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The recently ended special session of the Legislature that failed to address the state's budget shortfall drew a call Wednesday for a constitutional convention. GNO Inc. CEO Michael Hecht said the state needs to rewrite rules that limit options on Louisiana's taxes and government spending.


One of the major credit ratings agencies has offered a dire assessment of the state's financial outlook, just days after lawmakers abruptly ended a special session with no action toward bridging a looming budget gap.

"In our view, political risk — as evidenced by the legislative gridlock during the special session — has emerged as a credit weakness, which has the potential to stunt what otherwise has been recent positive momentum in the state," analysts from Standard & Poor's wrote in Wednesday's assessment.

S&P is the first of the big three credit-rating agencies, which also include Moody's Investors Service and Fitch Ratings, to weigh in on the state's financial outlook after the collapse of the special session Monday. Lawmakers were attempting to replace some temporary tax measures adopted in 2016 that are set to expire June 30, leaving a hole in the budget that begins July 1.

S&P's analysis doesn't constitute a rating action, which could come later. Ratings downgrades can affect borrowing and lead to higher interest rates for the state.

"While over the short term, we anticipate continued modest improvements in economic and fiscal trends, uncertainty about fiscal 2019 now looms over Louisiana," S&P's analysts wrote. "As the legislature and governor work to find a path forward in crafting the state's next budget, we will continue to assess whether any measures provide for a sustainable framework to maintain long-term structural balance."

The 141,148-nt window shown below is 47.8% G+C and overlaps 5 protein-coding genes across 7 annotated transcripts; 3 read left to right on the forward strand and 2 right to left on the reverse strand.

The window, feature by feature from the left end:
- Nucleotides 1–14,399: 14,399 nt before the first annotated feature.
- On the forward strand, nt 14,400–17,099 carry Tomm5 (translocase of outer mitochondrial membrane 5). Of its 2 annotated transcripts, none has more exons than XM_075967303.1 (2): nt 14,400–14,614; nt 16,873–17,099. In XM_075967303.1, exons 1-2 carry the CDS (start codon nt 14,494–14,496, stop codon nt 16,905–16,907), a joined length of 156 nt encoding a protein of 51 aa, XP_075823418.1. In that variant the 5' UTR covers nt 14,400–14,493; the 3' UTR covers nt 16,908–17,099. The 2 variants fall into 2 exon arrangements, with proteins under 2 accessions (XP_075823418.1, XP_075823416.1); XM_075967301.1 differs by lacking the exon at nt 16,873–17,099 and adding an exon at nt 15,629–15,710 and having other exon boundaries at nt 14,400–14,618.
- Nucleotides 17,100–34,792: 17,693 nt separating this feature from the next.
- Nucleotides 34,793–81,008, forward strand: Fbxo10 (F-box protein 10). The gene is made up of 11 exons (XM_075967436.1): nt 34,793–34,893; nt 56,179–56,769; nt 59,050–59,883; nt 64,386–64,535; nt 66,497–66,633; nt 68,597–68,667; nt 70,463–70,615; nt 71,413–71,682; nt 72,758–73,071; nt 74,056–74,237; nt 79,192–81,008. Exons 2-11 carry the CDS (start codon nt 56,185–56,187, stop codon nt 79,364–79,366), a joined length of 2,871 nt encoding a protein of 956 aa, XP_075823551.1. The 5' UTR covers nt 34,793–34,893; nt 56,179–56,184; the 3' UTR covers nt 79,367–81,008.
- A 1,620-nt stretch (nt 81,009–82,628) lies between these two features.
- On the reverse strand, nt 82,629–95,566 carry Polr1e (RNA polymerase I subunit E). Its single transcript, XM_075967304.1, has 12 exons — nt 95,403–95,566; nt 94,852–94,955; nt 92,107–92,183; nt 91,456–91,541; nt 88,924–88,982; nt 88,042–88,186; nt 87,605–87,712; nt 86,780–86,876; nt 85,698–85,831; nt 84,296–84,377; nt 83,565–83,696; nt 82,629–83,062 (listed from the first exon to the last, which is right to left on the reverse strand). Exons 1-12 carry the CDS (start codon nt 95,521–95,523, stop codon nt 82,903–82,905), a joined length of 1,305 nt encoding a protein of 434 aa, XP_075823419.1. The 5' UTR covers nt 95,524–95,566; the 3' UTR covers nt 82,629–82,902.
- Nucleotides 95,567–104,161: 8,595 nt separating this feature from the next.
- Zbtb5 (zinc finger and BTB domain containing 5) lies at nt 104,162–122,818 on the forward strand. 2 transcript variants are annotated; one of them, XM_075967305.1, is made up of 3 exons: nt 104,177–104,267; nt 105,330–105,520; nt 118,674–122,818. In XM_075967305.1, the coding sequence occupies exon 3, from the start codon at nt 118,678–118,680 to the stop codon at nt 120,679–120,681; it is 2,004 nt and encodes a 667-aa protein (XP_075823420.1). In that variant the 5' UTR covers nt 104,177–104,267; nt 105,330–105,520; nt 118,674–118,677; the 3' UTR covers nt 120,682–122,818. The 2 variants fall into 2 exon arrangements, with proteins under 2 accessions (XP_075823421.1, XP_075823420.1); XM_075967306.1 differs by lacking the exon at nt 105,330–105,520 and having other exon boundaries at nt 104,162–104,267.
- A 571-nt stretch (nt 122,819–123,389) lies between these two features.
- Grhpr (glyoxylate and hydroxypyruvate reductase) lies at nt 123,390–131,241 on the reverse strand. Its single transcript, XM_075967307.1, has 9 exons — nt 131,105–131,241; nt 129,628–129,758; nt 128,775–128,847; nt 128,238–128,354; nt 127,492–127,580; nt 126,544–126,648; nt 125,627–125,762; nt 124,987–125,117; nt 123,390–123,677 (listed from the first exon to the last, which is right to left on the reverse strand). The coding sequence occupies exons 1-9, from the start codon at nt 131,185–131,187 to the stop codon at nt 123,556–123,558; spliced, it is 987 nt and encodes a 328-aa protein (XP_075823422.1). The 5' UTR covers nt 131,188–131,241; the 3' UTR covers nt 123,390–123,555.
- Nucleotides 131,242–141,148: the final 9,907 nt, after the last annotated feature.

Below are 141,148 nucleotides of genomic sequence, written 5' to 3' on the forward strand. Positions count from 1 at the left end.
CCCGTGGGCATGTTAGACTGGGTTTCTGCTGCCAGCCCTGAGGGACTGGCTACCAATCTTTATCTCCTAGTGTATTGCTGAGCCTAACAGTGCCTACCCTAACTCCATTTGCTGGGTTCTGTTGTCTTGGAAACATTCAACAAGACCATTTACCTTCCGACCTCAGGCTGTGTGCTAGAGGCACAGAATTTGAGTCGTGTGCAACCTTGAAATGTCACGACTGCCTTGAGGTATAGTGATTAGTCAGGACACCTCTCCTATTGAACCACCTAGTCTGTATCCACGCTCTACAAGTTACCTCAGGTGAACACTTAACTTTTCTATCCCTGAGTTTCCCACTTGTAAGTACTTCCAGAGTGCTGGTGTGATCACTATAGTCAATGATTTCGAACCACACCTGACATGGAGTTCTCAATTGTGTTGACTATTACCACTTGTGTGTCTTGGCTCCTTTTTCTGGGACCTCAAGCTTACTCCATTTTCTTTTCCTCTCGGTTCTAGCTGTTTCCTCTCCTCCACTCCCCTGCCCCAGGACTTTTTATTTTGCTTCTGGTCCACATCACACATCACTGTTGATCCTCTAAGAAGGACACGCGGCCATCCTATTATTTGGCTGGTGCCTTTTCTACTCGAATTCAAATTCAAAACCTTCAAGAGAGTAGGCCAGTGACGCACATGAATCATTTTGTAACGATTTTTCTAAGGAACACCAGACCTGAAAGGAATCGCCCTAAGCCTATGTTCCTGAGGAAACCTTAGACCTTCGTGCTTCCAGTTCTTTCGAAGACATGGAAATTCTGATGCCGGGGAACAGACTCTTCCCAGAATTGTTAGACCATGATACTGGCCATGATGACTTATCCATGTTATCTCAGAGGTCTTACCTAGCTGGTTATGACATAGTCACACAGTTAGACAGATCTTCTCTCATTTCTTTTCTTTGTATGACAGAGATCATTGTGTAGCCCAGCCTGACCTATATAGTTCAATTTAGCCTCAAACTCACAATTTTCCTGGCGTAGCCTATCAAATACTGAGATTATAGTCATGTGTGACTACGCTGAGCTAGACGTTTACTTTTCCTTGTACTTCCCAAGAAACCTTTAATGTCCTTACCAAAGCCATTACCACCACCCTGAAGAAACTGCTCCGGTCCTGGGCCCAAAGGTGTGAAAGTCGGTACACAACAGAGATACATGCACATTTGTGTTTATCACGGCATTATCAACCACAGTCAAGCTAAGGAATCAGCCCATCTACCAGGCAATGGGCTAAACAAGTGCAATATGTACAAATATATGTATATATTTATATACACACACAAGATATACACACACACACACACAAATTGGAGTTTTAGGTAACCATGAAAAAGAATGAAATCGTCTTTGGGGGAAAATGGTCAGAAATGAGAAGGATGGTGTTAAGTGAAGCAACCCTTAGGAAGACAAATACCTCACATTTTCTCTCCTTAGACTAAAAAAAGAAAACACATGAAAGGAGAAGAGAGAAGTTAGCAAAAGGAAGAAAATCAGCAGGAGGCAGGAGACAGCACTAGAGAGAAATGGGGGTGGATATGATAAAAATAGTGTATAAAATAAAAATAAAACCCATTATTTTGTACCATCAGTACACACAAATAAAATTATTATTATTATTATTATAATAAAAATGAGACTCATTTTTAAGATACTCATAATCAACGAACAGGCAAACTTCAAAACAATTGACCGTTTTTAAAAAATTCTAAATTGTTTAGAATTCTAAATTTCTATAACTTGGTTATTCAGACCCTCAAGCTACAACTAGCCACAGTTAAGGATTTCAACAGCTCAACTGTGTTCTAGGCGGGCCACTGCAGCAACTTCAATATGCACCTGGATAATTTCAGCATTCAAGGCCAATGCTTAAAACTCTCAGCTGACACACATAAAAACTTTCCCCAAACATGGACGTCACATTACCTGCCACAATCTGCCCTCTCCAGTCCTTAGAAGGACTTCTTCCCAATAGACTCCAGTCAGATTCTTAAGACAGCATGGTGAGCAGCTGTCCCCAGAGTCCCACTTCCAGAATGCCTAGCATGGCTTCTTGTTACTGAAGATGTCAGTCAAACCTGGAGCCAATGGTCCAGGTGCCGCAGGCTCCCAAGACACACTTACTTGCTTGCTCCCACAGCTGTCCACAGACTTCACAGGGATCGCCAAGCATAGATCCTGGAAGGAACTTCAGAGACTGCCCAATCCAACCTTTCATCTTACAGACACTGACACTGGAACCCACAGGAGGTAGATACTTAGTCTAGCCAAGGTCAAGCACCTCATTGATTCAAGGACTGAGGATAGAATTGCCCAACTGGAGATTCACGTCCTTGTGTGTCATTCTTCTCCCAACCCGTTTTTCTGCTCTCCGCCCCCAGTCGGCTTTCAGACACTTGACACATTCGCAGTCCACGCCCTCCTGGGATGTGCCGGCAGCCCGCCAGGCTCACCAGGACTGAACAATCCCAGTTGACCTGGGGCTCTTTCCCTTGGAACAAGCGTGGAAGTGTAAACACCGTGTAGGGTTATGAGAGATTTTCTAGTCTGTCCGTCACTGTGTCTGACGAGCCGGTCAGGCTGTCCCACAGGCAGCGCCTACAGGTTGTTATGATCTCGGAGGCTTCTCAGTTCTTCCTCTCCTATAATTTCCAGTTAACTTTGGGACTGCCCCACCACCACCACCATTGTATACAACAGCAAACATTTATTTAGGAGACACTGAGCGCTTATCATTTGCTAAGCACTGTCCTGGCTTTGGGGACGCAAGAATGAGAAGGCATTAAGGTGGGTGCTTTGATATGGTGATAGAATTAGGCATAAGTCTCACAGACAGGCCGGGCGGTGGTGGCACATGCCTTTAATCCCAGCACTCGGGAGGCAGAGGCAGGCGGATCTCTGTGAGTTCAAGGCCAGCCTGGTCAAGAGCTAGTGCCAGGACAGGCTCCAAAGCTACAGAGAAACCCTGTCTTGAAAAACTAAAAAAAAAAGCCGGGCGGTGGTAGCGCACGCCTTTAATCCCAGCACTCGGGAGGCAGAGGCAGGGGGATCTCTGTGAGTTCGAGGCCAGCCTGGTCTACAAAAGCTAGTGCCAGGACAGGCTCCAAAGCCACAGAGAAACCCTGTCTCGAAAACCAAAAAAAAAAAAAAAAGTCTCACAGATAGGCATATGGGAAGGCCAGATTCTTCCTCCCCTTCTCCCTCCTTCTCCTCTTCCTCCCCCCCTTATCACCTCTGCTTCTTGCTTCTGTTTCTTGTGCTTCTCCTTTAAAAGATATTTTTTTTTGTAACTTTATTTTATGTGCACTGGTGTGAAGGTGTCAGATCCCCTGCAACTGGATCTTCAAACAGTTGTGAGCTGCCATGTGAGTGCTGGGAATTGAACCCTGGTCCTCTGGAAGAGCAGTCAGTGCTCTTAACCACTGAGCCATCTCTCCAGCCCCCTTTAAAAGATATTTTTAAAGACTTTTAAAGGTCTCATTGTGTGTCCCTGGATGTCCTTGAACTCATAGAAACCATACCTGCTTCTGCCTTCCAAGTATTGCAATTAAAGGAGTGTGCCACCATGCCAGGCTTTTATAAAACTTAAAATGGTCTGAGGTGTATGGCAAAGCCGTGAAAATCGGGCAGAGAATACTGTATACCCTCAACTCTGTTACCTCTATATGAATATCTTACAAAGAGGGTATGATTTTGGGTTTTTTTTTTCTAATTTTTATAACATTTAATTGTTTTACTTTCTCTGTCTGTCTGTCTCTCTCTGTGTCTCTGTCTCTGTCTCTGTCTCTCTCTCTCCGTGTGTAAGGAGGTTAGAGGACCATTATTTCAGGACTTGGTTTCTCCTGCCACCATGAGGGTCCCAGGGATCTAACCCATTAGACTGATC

One year ago, S&P became the third of the three major ratings agencies to downgrade Louisiana's financial outlook when it shifted the state from AA to AA-. 

The special session that ended Monday was the fifth special session in two years -- all to address budget issues.

The temporary tax measures, including a one-cent sales tax hike, passed in 2016 as a "bridge" to a more permanent budget solution as the state faced a repeated cycle of budget crises.

The breakdown in attempting to pass tax measures during the most recent 15-day special session ultimately came in the House, which repeatedly rejected tax proposals, including a partial extension of the expiring sales tax increase.

Gov. John Bel Edwards, a Democrat, has blamed House Republican leaders for the failure to shore up the state's finances, while House leadership has criticized Edwards and Democrats who opposed the sales tax legislation.

“One of the primary justifications for calling a special session in February was to assure the credit rating agencies that Louisiana would be on more solid fiscal ground and less reliant on temporary revenue," Edwards deputy chief of staff Richard Carbo said via email Wednesday. "With the House leadership unwilling to move measures that stabilized our state, this is a sign of the uncertainty that’s to come over the next few months. Gov. Edwards remains committed as ever to work together to enact a more stable structure for our state that brings in the revenue we need to fund our priorities like health care, higher education and our law enforcement.”

Follow Elizabeth Crisp on Twitter, @elizabethcrisp.